As DMX once said, “If you feed people dog shit long enough, they’ll learn to put BBQ sauce on it”.

    Reply

    • John Chapel
      Feb 17, 2014 @ 11:48:19

      And yet, this mentality is exactly what the articles about.

      Reply

      • Bill
        Feb 18, 2014 @ 08:12:06

        so basically, not only are you saying that like it’s a bad thing, but you don’t really give a fuck if the scene continues to decline for the sake of superficial “humour”.

        Reply

        • David Michael
          Feb 18, 2014 @ 10:19:34

          Hey Bill. Thanks for your input.

          I think what John’s saying is that good art is not devalued by the presence of junk art. Just like the existence of McDonald’s doesn’t devalue a Ruth’s Chris steak, and a Chevy Aveo doesn’t devalue an Aston Martin.

          Some of us (in this case, music lovers) want premium or specialized music… others are happy to consume what is readily available to them. This isn’t some new phenomenon, and claiming otherwise is probably part of the “hipster” mentality that he’s speaking about.

          Reply

        • David Michael
          Feb 18, 2014 @ 10:20:58

          I like the DMX quote though, btw. :)

          Reply

        • John Chapel
          Feb 18, 2014 @ 14:18:55

          Did you even read the article? I literally just handed you several paragraphs about how worrying about “scene decline” is Sky-Is-Falling nonsense, and your response is to worry about scene decline?

          Reply

  4. ellgieff
    Feb 17, 2014 @ 15:01:10

    Love it, nice work. I’ve made this exact same argument multiple times (remember when Skrillex won a Grammy? Neither Skrillex, nor the Grammies, have any relevance to what I do – so why was I being asked to give a f*ck one way or the other?

    I will point out that it’s not the “hipster” mentality that’s at issue here, though. This stuff occurred the last couple of times Dance music got big and isn’t related to the latest way that old people like us run down the yout’

    It’s related to the way obscene amounts of money tend to corrupt art (which, in some cases, is the point of modern art – particularly guys like Warhol and Pollack who were laughing up their sleeves the whole time)

    So some of the people who care about the art get afraid that the corruption will spread all the way down, and the art will be ruined. I agree with you, there’s not a single thing that the financial industry (at that level, music is just the commodity they’re trading. It’s not really a music industry at all, it’s a money industry) can do to actually corrupt music.

    So I give not a single fuck whether Paris Hilton thinks she’s a DJ, David Guetta can’t work out how to even tell if a CDJ is on and Deadmaufive continues to draw breath – I just keep doing what I’m doing, and enjoying it.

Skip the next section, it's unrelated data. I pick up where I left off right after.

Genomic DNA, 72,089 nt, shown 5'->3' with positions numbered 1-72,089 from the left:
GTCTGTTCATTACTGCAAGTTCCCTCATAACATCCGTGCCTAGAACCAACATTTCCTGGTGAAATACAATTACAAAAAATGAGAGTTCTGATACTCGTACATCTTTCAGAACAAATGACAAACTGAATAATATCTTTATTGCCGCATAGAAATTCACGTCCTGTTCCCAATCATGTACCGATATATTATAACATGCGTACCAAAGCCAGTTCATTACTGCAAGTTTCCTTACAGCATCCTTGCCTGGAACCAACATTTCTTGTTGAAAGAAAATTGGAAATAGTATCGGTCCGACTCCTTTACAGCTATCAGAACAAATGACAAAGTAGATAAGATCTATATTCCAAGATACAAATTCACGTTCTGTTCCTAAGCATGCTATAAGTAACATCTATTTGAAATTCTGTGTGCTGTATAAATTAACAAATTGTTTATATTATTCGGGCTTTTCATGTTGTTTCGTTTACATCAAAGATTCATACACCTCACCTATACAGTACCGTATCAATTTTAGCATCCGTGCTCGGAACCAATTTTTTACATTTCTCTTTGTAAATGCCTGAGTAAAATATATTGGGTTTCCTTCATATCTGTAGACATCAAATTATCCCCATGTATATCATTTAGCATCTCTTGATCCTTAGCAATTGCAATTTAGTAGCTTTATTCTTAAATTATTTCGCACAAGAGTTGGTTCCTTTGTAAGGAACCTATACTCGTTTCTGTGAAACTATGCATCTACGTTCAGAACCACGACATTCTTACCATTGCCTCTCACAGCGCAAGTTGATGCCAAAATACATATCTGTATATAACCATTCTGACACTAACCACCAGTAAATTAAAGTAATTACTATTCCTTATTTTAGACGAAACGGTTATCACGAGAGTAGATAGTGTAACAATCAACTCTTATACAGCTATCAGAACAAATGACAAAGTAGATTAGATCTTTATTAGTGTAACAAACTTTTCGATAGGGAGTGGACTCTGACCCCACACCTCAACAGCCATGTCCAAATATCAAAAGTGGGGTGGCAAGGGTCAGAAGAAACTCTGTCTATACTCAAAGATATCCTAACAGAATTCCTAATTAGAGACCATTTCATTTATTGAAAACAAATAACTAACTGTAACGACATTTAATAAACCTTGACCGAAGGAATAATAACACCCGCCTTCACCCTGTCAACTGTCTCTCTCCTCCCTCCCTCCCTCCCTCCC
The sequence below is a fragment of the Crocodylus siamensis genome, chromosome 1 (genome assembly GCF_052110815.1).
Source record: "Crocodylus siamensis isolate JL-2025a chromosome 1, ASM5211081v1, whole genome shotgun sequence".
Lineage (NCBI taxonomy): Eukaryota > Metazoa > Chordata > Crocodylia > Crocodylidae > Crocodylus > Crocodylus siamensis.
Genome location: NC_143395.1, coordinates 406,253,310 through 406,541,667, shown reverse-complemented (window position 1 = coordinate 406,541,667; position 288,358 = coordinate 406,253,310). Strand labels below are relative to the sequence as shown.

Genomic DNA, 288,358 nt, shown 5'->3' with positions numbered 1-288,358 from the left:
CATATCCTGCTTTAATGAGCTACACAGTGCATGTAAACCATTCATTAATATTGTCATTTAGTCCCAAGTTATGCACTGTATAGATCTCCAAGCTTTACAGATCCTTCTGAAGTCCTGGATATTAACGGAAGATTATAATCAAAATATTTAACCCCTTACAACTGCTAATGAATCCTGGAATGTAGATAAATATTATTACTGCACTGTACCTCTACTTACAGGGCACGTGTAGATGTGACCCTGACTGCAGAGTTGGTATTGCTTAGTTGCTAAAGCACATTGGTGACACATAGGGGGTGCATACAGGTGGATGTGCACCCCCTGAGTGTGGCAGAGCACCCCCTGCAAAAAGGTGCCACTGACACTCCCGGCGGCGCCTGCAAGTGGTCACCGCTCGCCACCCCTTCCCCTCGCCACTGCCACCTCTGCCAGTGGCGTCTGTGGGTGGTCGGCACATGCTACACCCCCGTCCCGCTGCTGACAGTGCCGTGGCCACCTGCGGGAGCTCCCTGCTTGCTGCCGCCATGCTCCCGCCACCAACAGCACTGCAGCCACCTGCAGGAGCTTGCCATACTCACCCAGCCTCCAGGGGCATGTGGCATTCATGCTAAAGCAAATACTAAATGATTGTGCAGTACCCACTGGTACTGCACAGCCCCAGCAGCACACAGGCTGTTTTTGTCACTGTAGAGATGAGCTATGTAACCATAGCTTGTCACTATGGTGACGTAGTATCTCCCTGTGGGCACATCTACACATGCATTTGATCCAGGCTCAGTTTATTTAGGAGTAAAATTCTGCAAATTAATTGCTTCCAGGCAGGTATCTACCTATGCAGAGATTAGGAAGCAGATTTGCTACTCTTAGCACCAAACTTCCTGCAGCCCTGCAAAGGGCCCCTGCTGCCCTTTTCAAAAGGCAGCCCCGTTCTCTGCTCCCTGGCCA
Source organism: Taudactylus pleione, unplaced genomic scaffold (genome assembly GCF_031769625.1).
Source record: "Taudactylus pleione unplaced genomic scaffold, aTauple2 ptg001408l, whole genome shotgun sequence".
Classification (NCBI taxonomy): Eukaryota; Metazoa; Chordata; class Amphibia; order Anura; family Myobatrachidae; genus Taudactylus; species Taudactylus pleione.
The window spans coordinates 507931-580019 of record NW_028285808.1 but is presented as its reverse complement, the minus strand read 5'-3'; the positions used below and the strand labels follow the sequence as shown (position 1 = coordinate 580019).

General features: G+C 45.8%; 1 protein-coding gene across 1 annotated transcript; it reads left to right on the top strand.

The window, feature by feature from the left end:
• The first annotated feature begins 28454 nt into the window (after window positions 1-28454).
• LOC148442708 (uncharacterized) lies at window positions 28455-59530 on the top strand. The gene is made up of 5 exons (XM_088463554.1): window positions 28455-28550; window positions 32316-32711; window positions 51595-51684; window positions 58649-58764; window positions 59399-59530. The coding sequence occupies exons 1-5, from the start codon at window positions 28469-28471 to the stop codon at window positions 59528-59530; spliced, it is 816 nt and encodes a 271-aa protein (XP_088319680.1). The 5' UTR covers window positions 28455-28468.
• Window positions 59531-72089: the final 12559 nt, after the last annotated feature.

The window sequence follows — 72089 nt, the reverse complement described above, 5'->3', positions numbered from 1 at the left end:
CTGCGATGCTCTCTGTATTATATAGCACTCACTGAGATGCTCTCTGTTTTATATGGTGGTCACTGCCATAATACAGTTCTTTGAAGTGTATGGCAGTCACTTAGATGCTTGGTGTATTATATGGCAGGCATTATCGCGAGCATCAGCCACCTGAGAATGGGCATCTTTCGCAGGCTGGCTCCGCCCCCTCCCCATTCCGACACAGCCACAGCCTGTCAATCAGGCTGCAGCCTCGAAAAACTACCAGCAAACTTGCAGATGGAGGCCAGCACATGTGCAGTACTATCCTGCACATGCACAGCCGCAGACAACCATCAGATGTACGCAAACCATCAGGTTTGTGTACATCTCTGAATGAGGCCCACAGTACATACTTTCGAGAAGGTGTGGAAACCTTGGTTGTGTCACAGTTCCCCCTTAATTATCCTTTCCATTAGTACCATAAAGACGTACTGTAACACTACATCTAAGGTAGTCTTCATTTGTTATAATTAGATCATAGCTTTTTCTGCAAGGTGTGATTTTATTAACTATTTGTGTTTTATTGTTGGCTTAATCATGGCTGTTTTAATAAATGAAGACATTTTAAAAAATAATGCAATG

Reply

    • David Michael
      Feb 18, 2014 @ 10:27:16

      Heya ellgieff,

      “I just keep doing what I’m doing, and enjoying it.” = spot on. Musical trends come in cycles (or bubbles). Something precious and underground gains the popularity that much of the underground was striving for, it expands, hits the radio and the next thing you know… big obnoxious dubstep on breakfast cereal commercials.

      Look at American radio hip-hop of the mid-90s vs. now. Two completely different beasts. But that doesn’t mean there aren’t some killer hip-hop tracks still being produced. So why get all bent outta shape? The goodness is still there. :)

      It’s probably also worth mentioning that some of this is a signal:noise ratio problem. With the way digital music is distributed/streamed/downloaded all over the place as part of our daily lives (and the increased number of people making it), there’s a lot more crap to wade through to get to the diamond. But there are diamonds.

      Reply

  5. jason
    Feb 17, 2014 @ 20:12:37

    Awesome article! I would have to agree with everything written here.

    Reply

    • David Michael
      Feb 18, 2014 @ 10:28:18

      I think we’ll have to have John back for another guest spot in the future!

      Reply

  6. Greg
    Feb 18, 2014 @ 16:08:45

    It often astounds me when people do get upset about people like David Guetta. I see jokes in my fb feed all the time and yet I think the fact that there are jokes/memes in a wider public sphere actually gives me a bit of happiness because you can’t make fun of something that isn’t there. That and the fact that before Guetta went pop he made some really good tunes same with Bob Sinclair and a few others.

    Instead of making jokes people should be thankful that the doors have been opened and the sacrificial lambs had come forth. Sometime in the near future those same people that are chastised will be viewed as ground breakers to a whole new world that is still like an iceberg, 90% below the surface otherwise known as the underground.

    Next time you see some nobody “hipster” make a joke at the expense of the oft ridiculed, much like asking a straight person who say being gay is a choice when they chose to be straight, ask them how is life going with your music career and what do they have to show for it other than playing a monthly for your buddy for free to about 10 folks.

    Reply